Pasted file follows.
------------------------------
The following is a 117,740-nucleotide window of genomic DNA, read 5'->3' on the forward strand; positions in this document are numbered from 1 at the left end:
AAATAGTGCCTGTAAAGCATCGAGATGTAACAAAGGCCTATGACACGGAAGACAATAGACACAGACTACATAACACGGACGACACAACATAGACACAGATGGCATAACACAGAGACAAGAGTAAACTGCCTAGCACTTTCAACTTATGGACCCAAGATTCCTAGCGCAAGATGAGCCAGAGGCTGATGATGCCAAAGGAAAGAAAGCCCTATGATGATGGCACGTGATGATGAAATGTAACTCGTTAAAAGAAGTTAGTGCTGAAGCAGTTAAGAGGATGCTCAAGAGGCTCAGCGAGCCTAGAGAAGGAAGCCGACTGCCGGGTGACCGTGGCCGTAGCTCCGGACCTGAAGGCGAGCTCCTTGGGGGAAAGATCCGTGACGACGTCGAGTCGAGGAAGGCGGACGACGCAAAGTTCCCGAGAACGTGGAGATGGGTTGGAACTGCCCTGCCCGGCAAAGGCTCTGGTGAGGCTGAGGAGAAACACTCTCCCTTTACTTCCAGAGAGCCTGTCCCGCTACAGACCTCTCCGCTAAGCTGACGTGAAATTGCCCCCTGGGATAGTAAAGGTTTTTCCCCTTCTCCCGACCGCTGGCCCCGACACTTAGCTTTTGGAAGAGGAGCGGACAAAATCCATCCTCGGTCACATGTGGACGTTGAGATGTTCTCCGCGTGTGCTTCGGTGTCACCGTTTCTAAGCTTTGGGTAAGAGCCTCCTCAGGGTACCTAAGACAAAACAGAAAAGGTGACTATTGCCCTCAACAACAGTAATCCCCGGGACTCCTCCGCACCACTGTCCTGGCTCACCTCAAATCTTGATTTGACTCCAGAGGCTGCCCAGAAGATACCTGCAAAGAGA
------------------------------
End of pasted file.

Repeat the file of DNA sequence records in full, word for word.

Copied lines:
The following is a 117,740-nucleotide window of genomic DNA, read 5'->3' on the forward strand; positions in this document are numbered from 1 at the left end:
AAATAGTGCCTGTAAAGCATCGAGATGTAACAAAGGCCTATGACACGGAAGACAATAGACACAGACTACATAACACGGACGACACAACATAGACACAGATGGCATAACACAGAGACAAGAGTAAACTGCCTAGCACTTTCAACTTATGGACCCAAGATTCCTAGCGCAAGATGAGCCAGAGGCTGATGATGCCAAAGGAAAGAAAGCCCTATGATGATGGCACGTGATGATGAAATGTAACTCGTTAAAAGAAGTTAGTGCTGAAGCAGTTAAGAGGATGCTCAAGAGGCTCAGCGAGCCTAGAGAAGGAAGCCGACTGCCGGGTGACCGTGGCCGTAGCTCCGGACCTGAAGGCGAGCTCCTTGGGGGAAAGATCCGTGACGACGTCGAGTCGAGGAAGGCGGACGACGCAAAGTTCCCGAGAACGTGGAGATGGGTTGGAACTGCCCTGCCCGGCAAAGGCTCTGGTGAGGCTGAGGAGAAACACTCTCCCTTTACTTCCAGAGAGCCTGTCCCGCTACAGACCTCTCCGCTAAGCTGACGTGAAATTGCCCCCTGGGATAGTAAAGGTTTTTCCCCTTCTCCCGACCGCTGGCCCCGACACTTAGCTTTTGGAAGAGGAGCGGACAAAATCCATCCTCGGTCACATGTGGACGTTGAGATGTTCTCCGCGTGTGCTTCGGTGTCACCGTTTCTAAGCTTTGGGTAAGAGCCTCCTCAGGGTACCTAAGACAAAACAGAAAAGGTGACTATTGCCCTCAACAACAGTAATCCCCGGGACTCCTCCGCACCACTGTCCTGGCTCACCTCAAATCTTGATTTGACTCCAGAGGCTGCCCAGAAGATACCTGCAAAGAGA